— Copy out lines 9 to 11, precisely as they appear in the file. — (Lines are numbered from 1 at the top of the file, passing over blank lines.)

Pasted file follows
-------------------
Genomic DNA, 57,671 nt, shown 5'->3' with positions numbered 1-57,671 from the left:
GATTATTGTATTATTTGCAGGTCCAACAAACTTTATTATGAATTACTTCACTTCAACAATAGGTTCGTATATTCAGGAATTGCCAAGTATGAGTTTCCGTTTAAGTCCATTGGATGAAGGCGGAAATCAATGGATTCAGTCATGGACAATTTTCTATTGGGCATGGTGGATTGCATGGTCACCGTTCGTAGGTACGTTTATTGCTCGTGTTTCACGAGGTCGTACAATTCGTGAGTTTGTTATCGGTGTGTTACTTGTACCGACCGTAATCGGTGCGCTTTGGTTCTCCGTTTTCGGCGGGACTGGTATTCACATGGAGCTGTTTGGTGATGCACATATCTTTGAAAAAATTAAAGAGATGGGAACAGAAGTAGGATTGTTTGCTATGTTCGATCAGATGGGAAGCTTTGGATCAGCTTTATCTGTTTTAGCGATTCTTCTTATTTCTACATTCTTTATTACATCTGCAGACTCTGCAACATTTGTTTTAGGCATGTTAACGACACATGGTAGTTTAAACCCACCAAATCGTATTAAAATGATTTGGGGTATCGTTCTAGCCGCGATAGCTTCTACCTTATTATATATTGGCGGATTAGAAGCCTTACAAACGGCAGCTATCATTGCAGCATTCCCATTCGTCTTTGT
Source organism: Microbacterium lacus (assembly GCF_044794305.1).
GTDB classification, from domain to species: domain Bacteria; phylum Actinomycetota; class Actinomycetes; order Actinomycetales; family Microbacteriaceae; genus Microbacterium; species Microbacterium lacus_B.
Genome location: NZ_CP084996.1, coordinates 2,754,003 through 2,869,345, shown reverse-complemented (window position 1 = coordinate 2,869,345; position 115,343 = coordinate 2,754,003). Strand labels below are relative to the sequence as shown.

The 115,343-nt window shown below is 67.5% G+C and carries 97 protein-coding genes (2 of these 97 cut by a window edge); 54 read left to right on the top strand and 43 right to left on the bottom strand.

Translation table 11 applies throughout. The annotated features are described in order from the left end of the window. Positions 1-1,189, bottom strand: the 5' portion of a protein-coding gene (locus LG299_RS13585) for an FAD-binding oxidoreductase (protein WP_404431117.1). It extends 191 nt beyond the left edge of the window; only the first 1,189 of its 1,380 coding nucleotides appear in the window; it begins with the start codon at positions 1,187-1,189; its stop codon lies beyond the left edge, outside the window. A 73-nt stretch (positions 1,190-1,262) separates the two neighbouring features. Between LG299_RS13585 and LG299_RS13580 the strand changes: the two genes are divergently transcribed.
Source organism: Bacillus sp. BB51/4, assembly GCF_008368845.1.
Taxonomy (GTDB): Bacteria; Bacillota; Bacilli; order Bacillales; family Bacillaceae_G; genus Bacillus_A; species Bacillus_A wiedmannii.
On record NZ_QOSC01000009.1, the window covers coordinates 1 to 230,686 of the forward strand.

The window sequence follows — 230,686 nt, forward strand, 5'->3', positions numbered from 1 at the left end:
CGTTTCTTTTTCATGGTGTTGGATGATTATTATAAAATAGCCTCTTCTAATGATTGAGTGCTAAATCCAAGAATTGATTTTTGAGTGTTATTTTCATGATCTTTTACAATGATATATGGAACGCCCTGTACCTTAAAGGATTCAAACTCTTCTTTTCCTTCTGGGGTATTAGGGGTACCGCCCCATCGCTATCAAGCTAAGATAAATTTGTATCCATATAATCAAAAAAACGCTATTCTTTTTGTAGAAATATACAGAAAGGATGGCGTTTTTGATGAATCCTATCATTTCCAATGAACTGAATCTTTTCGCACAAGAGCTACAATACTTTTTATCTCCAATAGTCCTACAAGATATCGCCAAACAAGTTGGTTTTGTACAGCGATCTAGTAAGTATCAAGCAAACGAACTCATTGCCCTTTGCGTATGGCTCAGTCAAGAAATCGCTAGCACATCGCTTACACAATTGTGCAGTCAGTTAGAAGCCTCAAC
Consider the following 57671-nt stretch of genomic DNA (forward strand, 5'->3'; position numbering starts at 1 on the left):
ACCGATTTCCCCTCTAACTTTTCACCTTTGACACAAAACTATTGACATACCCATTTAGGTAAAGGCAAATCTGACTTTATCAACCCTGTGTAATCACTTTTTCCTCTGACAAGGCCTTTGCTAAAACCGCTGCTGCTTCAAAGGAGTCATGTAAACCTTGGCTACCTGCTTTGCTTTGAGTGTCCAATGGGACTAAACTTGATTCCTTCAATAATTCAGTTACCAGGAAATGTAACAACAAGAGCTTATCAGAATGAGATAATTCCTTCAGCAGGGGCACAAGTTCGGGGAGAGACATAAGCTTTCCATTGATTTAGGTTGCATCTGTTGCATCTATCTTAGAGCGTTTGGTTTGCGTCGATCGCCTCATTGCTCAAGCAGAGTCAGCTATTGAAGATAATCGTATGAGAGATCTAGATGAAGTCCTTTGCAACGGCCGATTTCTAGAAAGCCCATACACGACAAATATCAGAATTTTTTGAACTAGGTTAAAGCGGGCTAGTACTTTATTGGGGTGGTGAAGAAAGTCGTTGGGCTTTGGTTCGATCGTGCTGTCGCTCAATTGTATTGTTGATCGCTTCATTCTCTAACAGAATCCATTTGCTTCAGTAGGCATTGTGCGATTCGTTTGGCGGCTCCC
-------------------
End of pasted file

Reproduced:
Taxonomy (GTDB): Bacteria; Bacillota; Bacilli; order Bacillales; family Bacillaceae_G; genus Bacillus_A; species Bacillus_A wiedmannii.
On record NZ_QOSC01000009.1, the window covers coordinates 1 to 230,686 of the forward strand.

The window sequence follows — 230,686 nt, forward strand, 5'->3', positions numbered from 1 at the left end: